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Badly Done, Emma!

Ahhhhh Mr. Knightly…..

BUT! Before I get ahead of myself, allow me to explain.

Tonight I watched BBC’s newest version of “Emma”. I love ALL their productions, with Pride and Prejudice being the top of the list. However, Emma has worked its way into my heart. Any subject matter I encounter in my life that would lead to a good blog, I eagerly snap up. Emma practically handed me a topic to write about. A topic that I know impacts me, AND quite a few of my young lady friends. The topic of finding our life’s partner.

Today’s fictional world is full of the “everyday heroine”… the girl “just like us”, who finds the oh-so-perfect-in-every-way-except-for-a-few-romanticized-flaws-like-loving-to-a-fault-or-turning-into-a-where-wolf-or-vampire- hero. We, understandably snap this up! All of us want to be loved unconditionally… by a faultless yet conventional lover. Conventional because he MUST fall in love at first sight and know his heart instantly, unconditional meaning previously programmed, and flawless… yet with a sprinkling of romantic acceptable flaws that don’t interfere with their undying adoration. Why would we wish for anything else? Why are there so many disappointed young ladies?

The story of Emma and Mr. Knightly struck me as beautiful and surprising, refreshing and inspiring! Jane Austen had a soapbox for unconventional lovers, but I really do believe she struck gold with this story. I am not sure however, that the revelations I am taking from this story are what she intended.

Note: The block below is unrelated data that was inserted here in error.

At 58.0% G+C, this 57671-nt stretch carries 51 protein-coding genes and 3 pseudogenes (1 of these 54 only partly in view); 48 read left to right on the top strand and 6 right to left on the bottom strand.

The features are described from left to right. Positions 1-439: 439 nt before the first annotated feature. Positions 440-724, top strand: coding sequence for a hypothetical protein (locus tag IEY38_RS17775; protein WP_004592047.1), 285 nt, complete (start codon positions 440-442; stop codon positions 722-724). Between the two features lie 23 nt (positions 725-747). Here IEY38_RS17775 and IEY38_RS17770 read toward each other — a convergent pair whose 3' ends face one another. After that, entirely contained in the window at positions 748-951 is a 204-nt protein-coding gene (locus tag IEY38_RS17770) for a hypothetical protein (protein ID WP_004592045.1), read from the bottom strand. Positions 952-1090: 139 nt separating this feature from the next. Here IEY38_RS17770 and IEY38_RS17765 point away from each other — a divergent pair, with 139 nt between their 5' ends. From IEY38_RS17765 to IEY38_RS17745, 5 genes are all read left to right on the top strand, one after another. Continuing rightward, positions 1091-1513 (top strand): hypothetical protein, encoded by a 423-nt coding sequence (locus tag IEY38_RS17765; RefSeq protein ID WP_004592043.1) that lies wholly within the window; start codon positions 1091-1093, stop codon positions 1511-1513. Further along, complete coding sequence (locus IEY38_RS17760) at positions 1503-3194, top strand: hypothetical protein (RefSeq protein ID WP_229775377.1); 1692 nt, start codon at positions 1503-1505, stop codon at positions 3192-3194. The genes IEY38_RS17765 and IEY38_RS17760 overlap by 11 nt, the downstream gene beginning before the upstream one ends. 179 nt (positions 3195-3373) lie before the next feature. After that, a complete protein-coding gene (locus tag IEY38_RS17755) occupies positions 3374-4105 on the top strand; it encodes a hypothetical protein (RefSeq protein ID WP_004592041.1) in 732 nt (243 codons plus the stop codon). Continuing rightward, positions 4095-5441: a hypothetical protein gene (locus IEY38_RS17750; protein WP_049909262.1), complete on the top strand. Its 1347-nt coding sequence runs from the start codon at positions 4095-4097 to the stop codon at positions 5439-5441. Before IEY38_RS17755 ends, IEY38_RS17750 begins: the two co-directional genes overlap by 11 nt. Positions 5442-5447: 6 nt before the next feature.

We first perceive Emma and Mr. Knightly’s relationship as one of old camaraderie. They are not afraid to offend one another, for they know they shall soon make it up afterwords. He knows she has frivolous and mindless tendencies and she respects him as one would respect a well-loved, yet sometimes meddlesome older brother. You soon ascertain that they have known one-another for a long time. Regardless of all this, or maybe partly because of it, we find ourselves forgetting about Emma’s own love life as she does herself!

Enter Frank… oh Frank. Honestly, I found myself gravitating towards him. When we look at him, he has much about him to gravitate towards. Consider; he is open and amiable, attractive and kind, spirited yet not empty minded. The man rides a “great black steed”… Hello! It is not hard to like Frank, to root for Frank. I, who even knew the story before I had seen this movie, could not muster any dislike for his person. Here is one of many places I can understand and relate to Emma. She liked him… she liked him so much she wanted to love him. She had every reason to, no sane person would have any reason to not fall in love with Frank Churchill. This may seem silly… but it is a real dilemma. When one has no feelings to compare it with, one wonders if a strong regard or “like” is really all love is. Fortunately for Emma, doings beyond her control draw Frank away… allowing he feelings to sort out and fade.

Mr. Knightly however grows increasingly jealous and wary of what he thinks is a strong attachment between Emma and Churchill. Which, when we do take a look at the situation, is somewhat well founded… and proven when we learn that Frank is not what he seems and when Emma makes a rude comment to Miss Bates.

Knightly finds Emma alone shortly thereafter and reproaches her, “Badly done, Emma!”